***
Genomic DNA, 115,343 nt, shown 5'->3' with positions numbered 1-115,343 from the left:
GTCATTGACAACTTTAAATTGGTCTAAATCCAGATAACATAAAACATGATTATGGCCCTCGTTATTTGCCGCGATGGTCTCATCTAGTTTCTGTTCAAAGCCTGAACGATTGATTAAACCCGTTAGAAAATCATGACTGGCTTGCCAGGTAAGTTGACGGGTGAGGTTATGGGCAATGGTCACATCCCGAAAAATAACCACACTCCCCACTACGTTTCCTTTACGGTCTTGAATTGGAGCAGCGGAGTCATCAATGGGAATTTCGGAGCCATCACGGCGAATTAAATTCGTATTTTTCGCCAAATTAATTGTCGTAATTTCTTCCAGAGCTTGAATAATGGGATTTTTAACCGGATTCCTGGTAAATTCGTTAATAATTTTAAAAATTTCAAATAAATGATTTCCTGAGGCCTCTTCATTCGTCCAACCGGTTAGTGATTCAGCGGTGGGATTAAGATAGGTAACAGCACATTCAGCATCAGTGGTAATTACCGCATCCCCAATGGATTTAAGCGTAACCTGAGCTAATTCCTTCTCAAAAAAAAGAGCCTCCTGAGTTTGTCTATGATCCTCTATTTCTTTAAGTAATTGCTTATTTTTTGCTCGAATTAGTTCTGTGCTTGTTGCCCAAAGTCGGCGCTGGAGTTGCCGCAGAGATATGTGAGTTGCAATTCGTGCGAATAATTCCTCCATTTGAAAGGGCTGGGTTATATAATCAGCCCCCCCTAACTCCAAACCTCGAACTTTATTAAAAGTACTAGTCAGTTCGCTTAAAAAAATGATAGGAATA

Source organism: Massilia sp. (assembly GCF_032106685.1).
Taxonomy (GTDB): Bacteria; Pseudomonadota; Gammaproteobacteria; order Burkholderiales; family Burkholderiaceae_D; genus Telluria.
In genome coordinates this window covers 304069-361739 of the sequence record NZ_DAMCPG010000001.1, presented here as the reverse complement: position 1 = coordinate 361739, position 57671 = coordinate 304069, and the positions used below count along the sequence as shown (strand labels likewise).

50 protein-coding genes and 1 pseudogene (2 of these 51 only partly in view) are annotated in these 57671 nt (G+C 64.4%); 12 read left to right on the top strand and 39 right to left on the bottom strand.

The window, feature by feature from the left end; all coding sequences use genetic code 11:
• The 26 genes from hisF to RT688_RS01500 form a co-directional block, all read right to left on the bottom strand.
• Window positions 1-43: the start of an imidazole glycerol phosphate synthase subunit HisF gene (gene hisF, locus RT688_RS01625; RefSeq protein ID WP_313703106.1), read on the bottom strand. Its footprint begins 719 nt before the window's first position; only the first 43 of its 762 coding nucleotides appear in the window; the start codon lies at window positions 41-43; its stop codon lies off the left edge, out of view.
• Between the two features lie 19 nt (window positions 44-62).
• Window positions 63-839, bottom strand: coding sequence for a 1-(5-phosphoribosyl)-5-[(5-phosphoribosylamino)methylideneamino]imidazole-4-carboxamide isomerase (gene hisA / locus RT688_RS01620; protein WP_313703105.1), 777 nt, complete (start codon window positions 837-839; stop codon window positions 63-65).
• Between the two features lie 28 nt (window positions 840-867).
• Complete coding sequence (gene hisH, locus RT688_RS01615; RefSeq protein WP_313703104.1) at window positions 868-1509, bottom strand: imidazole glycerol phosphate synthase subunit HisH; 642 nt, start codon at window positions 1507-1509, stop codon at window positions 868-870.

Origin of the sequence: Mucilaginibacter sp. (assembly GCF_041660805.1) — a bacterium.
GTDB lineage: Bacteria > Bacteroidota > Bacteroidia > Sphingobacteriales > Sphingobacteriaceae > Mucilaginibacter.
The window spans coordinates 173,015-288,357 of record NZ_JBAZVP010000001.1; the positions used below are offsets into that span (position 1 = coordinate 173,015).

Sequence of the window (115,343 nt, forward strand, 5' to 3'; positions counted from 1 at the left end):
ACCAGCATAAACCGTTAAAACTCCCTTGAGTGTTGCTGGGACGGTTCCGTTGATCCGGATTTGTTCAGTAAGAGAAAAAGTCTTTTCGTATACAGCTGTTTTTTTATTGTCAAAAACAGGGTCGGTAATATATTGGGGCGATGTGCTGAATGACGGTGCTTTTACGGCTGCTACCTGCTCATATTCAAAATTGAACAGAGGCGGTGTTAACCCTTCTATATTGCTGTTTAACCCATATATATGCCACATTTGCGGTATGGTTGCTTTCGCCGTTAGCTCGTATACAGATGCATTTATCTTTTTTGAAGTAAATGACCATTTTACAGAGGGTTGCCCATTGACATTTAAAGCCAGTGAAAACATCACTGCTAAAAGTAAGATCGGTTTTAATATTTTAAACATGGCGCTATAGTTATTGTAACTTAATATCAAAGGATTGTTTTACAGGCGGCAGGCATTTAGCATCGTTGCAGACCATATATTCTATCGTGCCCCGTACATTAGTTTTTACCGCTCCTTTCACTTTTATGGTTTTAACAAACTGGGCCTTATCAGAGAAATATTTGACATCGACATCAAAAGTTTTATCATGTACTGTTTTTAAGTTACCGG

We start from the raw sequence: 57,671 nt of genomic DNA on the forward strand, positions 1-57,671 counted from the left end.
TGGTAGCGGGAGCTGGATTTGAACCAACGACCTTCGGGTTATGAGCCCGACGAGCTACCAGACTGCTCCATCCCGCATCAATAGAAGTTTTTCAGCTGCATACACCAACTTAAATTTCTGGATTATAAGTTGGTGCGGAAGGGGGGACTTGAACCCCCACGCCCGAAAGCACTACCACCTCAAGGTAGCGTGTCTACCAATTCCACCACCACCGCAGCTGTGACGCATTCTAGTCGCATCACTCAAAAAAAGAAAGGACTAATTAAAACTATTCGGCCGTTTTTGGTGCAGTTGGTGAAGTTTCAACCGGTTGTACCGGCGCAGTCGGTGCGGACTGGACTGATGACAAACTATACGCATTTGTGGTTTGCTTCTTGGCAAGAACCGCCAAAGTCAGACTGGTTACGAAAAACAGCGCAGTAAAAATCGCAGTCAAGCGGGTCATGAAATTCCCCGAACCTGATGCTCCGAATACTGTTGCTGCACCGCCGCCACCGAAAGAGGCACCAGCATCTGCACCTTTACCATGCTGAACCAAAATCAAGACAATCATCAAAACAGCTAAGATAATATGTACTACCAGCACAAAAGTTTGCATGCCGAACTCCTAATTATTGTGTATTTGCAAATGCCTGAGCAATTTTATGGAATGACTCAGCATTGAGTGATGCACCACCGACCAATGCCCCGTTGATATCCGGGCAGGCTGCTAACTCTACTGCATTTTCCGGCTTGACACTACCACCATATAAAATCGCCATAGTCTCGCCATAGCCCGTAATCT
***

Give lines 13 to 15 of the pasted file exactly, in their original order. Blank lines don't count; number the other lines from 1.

• Complete coding sequence (gene hisH, locus RT688_RS01615; RefSeq protein WP_313703104.1) at window positions 868-1509, bottom strand: imidazole glycerol phosphate synthase subunit HisH; 642 nt, start codon at window positions 1507-1509, stop codon at window positions 868-870.

Origin of the sequence: Mucilaginibacter sp. (assembly GCF_041660805.1) — a bacterium.
GTDB lineage: Bacteria > Bacteroidota > Bacteroidia > Sphingobacteriales > Sphingobacteriaceae > Mucilaginibacter.